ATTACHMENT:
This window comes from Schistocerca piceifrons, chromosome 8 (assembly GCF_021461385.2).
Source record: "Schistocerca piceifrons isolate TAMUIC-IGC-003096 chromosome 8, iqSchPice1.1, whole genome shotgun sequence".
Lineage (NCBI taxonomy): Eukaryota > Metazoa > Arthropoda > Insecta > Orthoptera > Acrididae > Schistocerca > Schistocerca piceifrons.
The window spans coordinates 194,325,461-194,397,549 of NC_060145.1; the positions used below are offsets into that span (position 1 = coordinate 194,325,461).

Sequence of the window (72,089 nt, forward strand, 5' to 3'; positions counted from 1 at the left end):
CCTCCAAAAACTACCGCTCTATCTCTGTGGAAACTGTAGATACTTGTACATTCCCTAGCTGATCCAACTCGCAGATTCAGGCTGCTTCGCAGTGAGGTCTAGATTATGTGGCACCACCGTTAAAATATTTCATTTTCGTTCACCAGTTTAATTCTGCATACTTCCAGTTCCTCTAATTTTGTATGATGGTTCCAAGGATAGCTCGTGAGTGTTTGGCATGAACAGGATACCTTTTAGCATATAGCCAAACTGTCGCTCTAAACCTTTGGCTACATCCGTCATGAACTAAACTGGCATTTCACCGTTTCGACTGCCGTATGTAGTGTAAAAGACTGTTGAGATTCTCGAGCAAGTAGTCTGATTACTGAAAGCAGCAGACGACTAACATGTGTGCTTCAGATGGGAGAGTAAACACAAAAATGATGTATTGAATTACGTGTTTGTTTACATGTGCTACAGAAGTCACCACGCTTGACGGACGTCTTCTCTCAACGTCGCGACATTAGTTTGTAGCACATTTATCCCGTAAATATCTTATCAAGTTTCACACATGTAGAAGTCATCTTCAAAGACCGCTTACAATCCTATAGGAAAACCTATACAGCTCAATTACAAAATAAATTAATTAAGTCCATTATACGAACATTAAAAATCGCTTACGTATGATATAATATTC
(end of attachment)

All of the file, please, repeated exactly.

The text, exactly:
This window comes from Schistocerca piceifrons, chromosome 8 (assembly GCF_021461385.2).
Source record: "Schistocerca piceifrons isolate TAMUIC-IGC-003096 chromosome 8, iqSchPice1.1, whole genome shotgun sequence".
Lineage (NCBI taxonomy): Eukaryota > Metazoa > Arthropoda > Insecta > Orthoptera > Acrididae > Schistocerca > Schistocerca piceifrons.
The window spans coordinates 194,325,461-194,397,549 of NC_060145.1; the positions used below are offsets into that span (position 1 = coordinate 194,325,461).

Sequence of the window (72,089 nt, forward strand, 5' to 3'; positions counted from 1 at the left end):
CCTCCAAAAACTACCGCTCTATCTCTGTGGAAACTGTAGATACTTGTACATTCCCTAGCTGATCCAACTCGCAGATTCAGGCTGCTTCGCAGTGAGGTCTAGATTATGTGGCACCACCGTTAAAATATTTCATTTTCGTTCACCAGTTTAATTCTGCATACTTCCAGTTCCTCTAATTTTGTATGATGGTTCCAAGGATAGCTCGTGAGTGTTTGGCATGAACAGGATACCTTTTAGCATATAGCCAAACTGTCGCTCTAAACCTTTGGCTACATCCGTCATGAACTAAACTGGCATTTCACCGTTTCGACTGCCGTATGTAGTGTAAAAGACTGTTGAGATTCTCGAGCAAGTAGTCTGATTACTGAAAGCAGCAGACGACTAACATGTGTGCTTCAGATGGGAGAGTAAACACAAAAATGATGTATTGAATTACGTGTTTGTTTACATGTGCTACAGAAGTCACCACGCTTGACGGACGTCTTCTCTCAACGTCGCGACATTAGTTTGTAGCACATTTATCCCGTAAATATCTTATCAAGTTTCACACATGTAGAAGTCATCTTCAAAGACCGCTTACAATCCTATAGGAAAACCTATACAGCTCAATTACAAAATAAATTAATTAAGTCCATTATACGAACATTAAAAATCGCTTACGTATGATATAATATTC